What you are asking to do is called NAT Loopback and it requires that you add a SNAT rule so that packets originating from your LAN to your Server will go back through the router:

-A POSTROUTING -p tcp -s 192.168.2.0/24 -d 192.168.2.10 -m multiport --dports 22,25,80,443 -j SNAT --to-source 89.179.245.232
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Sadly, that does not work. I've originally missed the -i ppp0 option in my rule in question, as that was handled by other chain; this rule would prevent routing of packets coming from LAN (and if I'd enable it, packets will go from wrong source and will be rejected). –  whitequark Nov 23 '10 at 18:11
    
Have you tried it? It will only affect packets from your LAN going to your server IP on those very specific ports. –  SiegeX Nov 23 '10 at 18:43
    
Yes, I did. (And I tried changing the first rule, too). E.g. dig sends a packet to 192.168.2.1#53, and then gets an unexpected reply from 192.168.2.10#53, with or without your rule. –  whitequark Nov 24 '10 at 4:34

You want to use dnsmasq to override the real DNS entry for your server to use the INTERNAL IP address.

If your server is www.example.com and it's IP address is 1.2.3.4, from the OUTSIDE, it should look like:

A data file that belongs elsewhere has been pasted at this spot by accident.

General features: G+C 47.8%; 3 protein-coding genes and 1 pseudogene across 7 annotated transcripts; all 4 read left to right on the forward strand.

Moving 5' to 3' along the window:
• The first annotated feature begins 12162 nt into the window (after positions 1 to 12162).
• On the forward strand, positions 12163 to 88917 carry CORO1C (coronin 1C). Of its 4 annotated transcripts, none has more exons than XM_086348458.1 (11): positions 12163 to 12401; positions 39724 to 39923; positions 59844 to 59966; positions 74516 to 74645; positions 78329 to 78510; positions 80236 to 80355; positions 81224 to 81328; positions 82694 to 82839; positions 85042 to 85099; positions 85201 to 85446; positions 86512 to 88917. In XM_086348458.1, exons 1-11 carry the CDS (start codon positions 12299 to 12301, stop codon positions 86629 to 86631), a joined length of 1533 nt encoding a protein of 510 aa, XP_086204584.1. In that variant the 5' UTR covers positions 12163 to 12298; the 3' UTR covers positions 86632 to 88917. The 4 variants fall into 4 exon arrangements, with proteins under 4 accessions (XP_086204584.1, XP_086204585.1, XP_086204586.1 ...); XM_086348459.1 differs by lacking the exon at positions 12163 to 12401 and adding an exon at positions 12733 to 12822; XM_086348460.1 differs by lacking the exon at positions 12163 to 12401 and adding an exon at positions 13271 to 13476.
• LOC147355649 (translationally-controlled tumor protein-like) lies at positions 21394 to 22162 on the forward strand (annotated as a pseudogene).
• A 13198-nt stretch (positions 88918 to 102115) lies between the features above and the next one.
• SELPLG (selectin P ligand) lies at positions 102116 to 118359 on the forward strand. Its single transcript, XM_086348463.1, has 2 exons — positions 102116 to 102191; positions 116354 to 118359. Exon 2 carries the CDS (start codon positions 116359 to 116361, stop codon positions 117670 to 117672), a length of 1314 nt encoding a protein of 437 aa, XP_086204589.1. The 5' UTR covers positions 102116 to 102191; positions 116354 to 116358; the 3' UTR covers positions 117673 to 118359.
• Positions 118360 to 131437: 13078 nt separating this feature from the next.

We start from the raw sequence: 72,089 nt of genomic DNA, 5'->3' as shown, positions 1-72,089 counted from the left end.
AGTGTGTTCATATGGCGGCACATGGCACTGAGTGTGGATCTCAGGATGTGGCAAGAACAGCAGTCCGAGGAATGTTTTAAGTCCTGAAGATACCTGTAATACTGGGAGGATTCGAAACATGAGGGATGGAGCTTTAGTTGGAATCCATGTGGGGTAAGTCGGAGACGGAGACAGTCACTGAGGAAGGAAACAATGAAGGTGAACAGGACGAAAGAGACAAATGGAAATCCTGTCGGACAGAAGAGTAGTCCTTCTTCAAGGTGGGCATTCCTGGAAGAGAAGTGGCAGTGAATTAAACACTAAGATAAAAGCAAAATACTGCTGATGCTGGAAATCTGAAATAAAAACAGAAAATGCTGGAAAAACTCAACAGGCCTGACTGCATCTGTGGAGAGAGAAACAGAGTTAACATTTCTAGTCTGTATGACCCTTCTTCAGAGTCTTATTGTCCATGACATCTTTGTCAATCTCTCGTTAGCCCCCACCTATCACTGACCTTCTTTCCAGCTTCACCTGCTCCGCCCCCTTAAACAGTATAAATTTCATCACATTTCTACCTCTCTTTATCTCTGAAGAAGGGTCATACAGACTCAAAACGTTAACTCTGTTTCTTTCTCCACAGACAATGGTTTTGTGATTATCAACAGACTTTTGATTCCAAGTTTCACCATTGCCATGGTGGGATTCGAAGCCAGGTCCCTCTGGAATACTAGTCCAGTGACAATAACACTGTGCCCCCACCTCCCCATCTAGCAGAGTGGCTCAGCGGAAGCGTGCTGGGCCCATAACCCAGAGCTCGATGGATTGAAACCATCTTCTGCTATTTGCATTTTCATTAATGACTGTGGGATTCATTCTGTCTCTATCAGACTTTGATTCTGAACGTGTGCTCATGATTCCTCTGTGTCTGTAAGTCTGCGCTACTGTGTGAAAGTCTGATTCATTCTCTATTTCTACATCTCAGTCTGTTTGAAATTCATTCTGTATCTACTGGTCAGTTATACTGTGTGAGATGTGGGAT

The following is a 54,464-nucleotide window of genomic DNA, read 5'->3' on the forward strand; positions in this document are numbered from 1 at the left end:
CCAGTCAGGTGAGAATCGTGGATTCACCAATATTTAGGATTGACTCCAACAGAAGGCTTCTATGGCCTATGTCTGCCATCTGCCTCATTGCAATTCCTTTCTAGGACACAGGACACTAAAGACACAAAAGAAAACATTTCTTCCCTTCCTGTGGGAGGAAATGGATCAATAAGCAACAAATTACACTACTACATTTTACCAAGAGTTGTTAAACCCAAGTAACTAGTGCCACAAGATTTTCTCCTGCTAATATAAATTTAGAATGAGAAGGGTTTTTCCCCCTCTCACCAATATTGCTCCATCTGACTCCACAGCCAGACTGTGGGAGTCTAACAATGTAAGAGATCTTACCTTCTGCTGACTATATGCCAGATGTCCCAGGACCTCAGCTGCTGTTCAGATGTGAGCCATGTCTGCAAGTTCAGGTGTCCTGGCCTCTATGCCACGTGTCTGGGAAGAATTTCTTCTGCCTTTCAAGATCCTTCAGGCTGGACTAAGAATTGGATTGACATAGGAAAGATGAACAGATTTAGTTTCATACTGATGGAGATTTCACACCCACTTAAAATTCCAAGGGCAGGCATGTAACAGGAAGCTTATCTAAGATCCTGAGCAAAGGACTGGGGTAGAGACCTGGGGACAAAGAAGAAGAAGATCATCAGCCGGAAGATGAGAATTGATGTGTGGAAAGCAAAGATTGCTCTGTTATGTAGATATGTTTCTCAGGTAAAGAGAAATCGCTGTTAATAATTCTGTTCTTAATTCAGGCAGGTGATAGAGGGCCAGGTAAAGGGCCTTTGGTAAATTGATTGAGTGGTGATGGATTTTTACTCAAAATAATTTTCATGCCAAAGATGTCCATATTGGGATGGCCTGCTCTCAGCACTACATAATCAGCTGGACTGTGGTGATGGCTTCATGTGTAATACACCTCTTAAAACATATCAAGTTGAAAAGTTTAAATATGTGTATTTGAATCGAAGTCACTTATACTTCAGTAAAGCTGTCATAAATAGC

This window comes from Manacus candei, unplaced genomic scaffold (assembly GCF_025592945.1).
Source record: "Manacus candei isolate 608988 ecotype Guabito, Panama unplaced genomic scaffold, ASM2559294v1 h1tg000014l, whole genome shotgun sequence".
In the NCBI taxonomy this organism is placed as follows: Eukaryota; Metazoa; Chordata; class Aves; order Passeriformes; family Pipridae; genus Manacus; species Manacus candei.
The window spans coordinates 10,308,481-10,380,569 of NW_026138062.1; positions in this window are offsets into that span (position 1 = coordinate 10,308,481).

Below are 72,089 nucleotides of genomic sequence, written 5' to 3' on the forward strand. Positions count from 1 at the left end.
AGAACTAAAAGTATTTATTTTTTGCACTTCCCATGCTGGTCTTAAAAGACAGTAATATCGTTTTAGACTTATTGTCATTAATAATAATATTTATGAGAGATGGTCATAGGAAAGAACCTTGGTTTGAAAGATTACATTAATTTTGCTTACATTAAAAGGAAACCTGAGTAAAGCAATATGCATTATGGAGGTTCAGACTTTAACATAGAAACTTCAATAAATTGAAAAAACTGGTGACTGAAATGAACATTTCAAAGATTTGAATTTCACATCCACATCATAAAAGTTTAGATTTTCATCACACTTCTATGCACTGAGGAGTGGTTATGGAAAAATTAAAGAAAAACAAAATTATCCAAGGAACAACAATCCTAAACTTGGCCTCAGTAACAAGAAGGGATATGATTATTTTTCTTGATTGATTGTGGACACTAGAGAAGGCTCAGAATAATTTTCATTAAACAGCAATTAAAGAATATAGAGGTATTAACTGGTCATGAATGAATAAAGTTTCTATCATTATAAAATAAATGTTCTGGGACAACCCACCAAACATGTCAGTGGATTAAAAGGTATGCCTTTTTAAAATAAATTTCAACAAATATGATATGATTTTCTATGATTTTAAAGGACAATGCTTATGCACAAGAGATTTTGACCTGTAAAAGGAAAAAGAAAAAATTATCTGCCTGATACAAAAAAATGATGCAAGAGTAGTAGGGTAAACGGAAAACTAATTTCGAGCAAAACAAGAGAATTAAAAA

Name:    www.example.com
Address:  1.2.3.4

But on the INSIDE of your network, you need www.example.com to point to 192.168.2.10 so that you can access using the same name as you would on the outside, so nslookup should return this on your LAN:

Name:    www.example.com
Address:  192.168.2.10

Why have those packets "leave" your LAN to just come right back in? I've never had much success in doing that. But at the same time, I never had a reason to do it either. I have seen this same operation done in many other configurations such as with Endian firewalls, or larger more complex network hidden behind Cisco ASA devices as well as a variety of different DNS servers.

So long as the Internet knows how to get to your server and your internal hosts know how to get to your server (by means of overriding the DNS entries at your local DNS servers), that is the important thing.

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Well, dnsmasq has alias directive which can rewrite external IP to internal 'on the fly', but what if I want e.g. have router:22 be the server's SSH, and router:2222 be the router's SSH? Externally, this would work fine, but on internal access the rewrite will break port 2222 access. –  whitequark Nov 24 '10 at 5:19